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Big ports are congested, so smaller ports are ramping up their operations


A third of the nation's imports normally flow through the ports of Los Angeles and Long Beach. Now those ports are clogged. Containers are stacking up. Erika Beras from our Planet Money team visited a nearby port that is stepping up to relieve the congestion, and she found a small problem with huge implications.

ERIKA BERAS, BYLINE: The Port of Hueneme in Southern California is what's called a niche port. It brings in tons of cargo, mostly cars and bananas - billions of bananas - so many that the town has an annual banana festival. The port has hummed along for decades, doing just enough business. But this past year, calls are coming in daily.

KRISTIN DECAS: We're getting one or two, three inquiries about, can we come through your port and bring our cargo there? - because we want to get out of the congestion.

BERAS: Kristin Decas runs this port, which is so much smaller than the Port of Los Angeles. That port has 3,200 acres of land. Hueneme has 120. When they get those calls, Kristin tells them, yes, they are very close to those bigger ports. Yes, there's space and labor. And no, shippers can't just offload cargo here - not unless they have every other piece of the supply chain figured out. And the one that most often stumps those callers is chassis.

A chassis is like a flatbed with wheels. Once a ship docks, a container is pulled off by a crane and clipped into a chassis waiting below. Then it's like a trailer and gets attached to a truck, then driven off a short distance to a warehouse where the container's unloaded, and the chassis makes its way back to the port to bring another container to the warehouse.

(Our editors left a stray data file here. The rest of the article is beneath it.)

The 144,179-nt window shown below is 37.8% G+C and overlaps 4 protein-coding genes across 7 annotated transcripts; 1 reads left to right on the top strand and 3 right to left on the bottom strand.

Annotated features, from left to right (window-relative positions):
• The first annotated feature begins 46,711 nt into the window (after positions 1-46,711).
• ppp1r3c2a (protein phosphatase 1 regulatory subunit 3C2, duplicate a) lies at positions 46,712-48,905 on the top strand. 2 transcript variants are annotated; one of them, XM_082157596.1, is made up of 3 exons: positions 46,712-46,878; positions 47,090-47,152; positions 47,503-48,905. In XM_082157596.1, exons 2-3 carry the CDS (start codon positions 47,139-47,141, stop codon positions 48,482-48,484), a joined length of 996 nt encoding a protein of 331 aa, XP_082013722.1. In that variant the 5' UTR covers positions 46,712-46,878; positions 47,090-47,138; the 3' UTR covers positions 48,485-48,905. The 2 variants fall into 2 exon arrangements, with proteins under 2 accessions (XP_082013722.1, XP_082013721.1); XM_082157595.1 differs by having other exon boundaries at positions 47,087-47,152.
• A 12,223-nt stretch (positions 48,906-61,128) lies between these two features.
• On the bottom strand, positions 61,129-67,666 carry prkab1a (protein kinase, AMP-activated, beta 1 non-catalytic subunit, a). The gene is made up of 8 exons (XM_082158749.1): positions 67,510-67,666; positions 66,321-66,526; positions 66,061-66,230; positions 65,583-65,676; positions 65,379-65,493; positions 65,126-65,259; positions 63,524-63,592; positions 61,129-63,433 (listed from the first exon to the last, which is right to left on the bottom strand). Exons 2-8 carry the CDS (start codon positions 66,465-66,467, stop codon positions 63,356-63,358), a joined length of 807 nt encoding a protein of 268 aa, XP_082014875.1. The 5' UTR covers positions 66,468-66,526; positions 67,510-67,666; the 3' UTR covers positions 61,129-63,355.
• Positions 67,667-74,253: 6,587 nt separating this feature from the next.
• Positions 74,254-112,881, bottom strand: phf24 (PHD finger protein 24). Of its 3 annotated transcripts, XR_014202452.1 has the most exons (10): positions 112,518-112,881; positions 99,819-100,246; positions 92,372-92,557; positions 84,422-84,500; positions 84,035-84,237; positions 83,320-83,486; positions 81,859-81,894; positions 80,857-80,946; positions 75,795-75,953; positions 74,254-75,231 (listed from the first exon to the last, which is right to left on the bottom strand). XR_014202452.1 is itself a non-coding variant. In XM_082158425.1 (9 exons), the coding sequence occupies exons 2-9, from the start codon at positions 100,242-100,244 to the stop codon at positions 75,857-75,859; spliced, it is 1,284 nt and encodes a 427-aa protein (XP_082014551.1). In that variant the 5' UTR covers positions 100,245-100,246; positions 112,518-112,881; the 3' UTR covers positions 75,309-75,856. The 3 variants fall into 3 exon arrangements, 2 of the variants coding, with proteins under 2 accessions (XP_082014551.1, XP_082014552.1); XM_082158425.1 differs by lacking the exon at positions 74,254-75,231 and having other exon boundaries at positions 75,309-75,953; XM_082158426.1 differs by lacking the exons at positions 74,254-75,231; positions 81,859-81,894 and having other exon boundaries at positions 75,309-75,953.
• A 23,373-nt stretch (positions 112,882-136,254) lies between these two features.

DECAS: So without a chassis, you can't move a container box. So you're just going to see containers stack, stack, stack up and just wait for equipment to come get it.

BERAS: That's part of the congestion at other ports. So the Port of Hueneme doesn't have its own chassis. What it's doing is extending contracts with existing clients, like Del Monte and Chiquita. They're leasing out space on their ships to bring in stuff that they don't normally carry, like furniture, clothes, toys, musical instruments, alongside the bananas and mangos and pineapples.

Ramon Rios is the Del Monte operations manager at the port.

RAMON RIOS: So we're basically chartering our vessels to bring their cargo. We're like Uber for them.

BERAS: They can do that because they have their own chassis they can use to cart away the containers of couches that hitched a ride on those banana boats. It depends on the port, but chassis are generally owned by the shipping carriers that bring stuff into a port. And, yes, supply chain issues - they, too, are having trouble buying them.

RIOS: The backup to buying chassis right now - I mean, it's like standing in line on Black Friday, you know, waiting for doors to open. Right now, there's a bunch of customers requesting to buy chassis. And it's just - it's hard to get them.

BERAS: At pretty much all the ports, there is a full-on chassis shortage, which you can't tell just by looking around. While I was at the Port of Hueneme, I spent the day with Tony Ryan, head harbormaster. And even though there's a shortage, there seemed to be an awful lot of chassis just parked at the port.

But I'm looking right now, and I see, like, I'd say - is this - would you say, like, 100 of them?

TONY RYAN: Oh, I'd say about 200.

BERAS: Yeah.

RYAN: Yeah, 200 chassis - some are dedicated to their companies. And some are - I don't want to say hoarded, but some are - they just, you know, don't want to share them, obviously.

BERAS: Carriers keep chassis sitting at port terminals until they need them. But even without their own chassis and not taking on new clients at the Port of Hueneme, this port is still busier than it's ever been. Imports are up more than 100% this year.

Erika Beras, NPR News.

(SOUNDBITE OF MUSIC) Transcript provided by NPR, Copyright NPR.

Erika Beras
Erika Beras (she/her) is a reporter and host for NPR's Planet Money podcast.